Kawaii Japanese for everyday life
The English language is no stranger to being infiltrated by loan words from other languages. As far back as the days of Old English, when there was enormous influence from the Viking invaders, English has always found room for new words and more ways to express similar concepts (e.g. maternal and motherly) and this continues to this day. In particular, I’ve noticed that recently, due to the rising popularity of Japanese culture in English-speaking countries, there has been an influx of Japanese loanwords in English. Sugoi! (That’s pretty much the Japanese equivalent of ‘awesome’.)
Pop culture, technology, and sociology
Recent additions include terms from anime and manga (both of which are borrowed from Japanese) such as hentai, otaku, kawaii, and shojo. Older additions include technologically-related tamagotchi (remember those?!) and keitai. From sociology, there are words such as hikikomori or karoshi, and of course the much older harakiri and seppuku (let’s hope none of our readers feel inspired to do this!). The table below shows the meanings and origins of these words:
|hentai||sexually explicit subgenre of anime and manga||変態 abnormal, perverted|
|otaku||fanatic of something (such as computers or manga)||御宅 （オタク）your house, a formal and polite 2nd person pronoun|
|shojo||genre of manga and anime aimed at a young female audience||少女 girl|
|tamagotchi||an electronic toy ‘digital pet’||たまごっち = たまご egg + ウオッチ watch|
|keitai||mobile phone||携帯 portable (short for 携帯電話 ‘mobile phone’)|
|hikikomori||abnormal avoidance of social contact||引き籠もり staying indoors, (social) withdrawal|
|karoshi||death caused by overwork or job-related exhaustion||過労死 = 過 excess + 労 labour + 死 death|
|hara-kiri||ritual suicide||腹切り = 腹 abdomen + 切り cutting|
|seppuku||another term for hara-kiri||切腹 = 切 to cut + 腹 abdomen|
Food is another arena where English has borrowed gluttonously from Japanese. You can relax with your friends at a ryokan (traditional Japanese inn) or onsen (hot spring) in comfortable yukata (light cotton kimonos) and enjoy the kaiseki (traditional Japanese cuisine) smorgasbord. Or, if you prefer, some crispy gyoza (potstickers) and some piping hot yakitori (chicken skewers) at an izakaya (Japanese pub). Sushi and wasabi are ever popular, while tsukemono (pickled vegetables) remains less well known. Ramen (noodles) are always a popular student choice, but if you’re in the mood for Japanese noodles, you can also have soba (noodles made from buckwheat flower) or udon (thick wheat noodles).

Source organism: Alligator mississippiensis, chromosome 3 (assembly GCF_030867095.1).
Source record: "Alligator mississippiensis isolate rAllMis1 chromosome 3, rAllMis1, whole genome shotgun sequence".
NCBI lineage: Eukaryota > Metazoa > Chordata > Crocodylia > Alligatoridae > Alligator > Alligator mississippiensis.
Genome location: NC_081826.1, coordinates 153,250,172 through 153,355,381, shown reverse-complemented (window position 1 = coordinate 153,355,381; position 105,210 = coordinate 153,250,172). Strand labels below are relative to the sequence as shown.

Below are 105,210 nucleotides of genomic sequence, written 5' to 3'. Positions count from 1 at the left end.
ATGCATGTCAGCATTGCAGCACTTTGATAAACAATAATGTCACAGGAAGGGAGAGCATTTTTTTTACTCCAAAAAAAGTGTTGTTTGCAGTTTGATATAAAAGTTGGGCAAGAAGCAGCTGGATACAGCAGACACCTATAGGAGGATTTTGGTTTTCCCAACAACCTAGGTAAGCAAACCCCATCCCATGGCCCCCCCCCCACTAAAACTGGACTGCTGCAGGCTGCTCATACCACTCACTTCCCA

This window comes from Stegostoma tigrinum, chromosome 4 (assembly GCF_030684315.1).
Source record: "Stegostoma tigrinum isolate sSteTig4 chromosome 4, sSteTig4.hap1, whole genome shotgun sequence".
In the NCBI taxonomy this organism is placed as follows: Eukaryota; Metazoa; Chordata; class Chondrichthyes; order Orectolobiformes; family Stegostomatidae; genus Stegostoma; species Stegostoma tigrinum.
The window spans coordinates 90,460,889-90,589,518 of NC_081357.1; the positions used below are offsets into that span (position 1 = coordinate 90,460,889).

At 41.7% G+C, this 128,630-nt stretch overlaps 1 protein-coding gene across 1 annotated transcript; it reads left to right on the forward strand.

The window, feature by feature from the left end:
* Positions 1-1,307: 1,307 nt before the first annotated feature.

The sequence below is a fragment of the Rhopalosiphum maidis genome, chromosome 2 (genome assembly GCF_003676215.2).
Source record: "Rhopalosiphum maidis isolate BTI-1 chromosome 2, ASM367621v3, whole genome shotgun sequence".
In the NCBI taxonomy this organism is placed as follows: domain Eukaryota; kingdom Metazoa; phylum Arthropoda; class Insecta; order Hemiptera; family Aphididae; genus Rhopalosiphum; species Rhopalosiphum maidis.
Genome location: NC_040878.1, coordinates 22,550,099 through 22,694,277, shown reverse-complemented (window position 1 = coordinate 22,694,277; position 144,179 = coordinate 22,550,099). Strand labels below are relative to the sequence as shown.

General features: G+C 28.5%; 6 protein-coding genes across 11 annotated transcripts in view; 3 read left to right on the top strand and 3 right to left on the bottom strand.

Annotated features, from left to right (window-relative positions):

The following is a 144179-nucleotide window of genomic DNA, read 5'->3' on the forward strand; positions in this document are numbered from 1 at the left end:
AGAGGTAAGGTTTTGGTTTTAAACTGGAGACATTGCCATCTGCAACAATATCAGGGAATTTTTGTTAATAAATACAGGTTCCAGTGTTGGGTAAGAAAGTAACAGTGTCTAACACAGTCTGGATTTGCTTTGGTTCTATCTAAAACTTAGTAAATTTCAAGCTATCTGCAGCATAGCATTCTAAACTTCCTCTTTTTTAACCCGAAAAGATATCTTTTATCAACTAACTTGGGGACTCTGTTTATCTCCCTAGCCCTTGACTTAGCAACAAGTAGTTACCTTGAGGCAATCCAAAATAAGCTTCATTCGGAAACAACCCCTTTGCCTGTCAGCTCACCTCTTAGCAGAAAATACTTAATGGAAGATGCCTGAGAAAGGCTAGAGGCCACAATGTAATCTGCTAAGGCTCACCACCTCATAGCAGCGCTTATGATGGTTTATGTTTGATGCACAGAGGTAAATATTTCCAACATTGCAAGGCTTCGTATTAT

Wax on… Wax off…
Of course, most people associate Japanese with martial arts, and there are plenty of words such as aikido, kendo, dojo, katana, karate, and ju-jitsu that come from Japanese. I was also surprised to note quite a few business terms: aside from the obvious Nikkei, there’s zaibatsu (conglomerate) and kaizen (business philosophy of continuous improvement) as well. And that’s before we even get started on philosophy and religion – there are dozens of loan words from these areas too. It’s not all work and no play, though – there are plenty of familiar loan words for games. We could play pachinko, do some Sudoku, sing some karaoke, or fold some origami. If you’ve got kids, we could always play Pokemon! For those in for something more cultured, we could go watch kabuki or noh theatre.
Masaka! (‘No way, Jose!’)
I’ll leave you today to speculate which of the following words have come from Japanese:
That’s right, all three. Surprised? I thought so.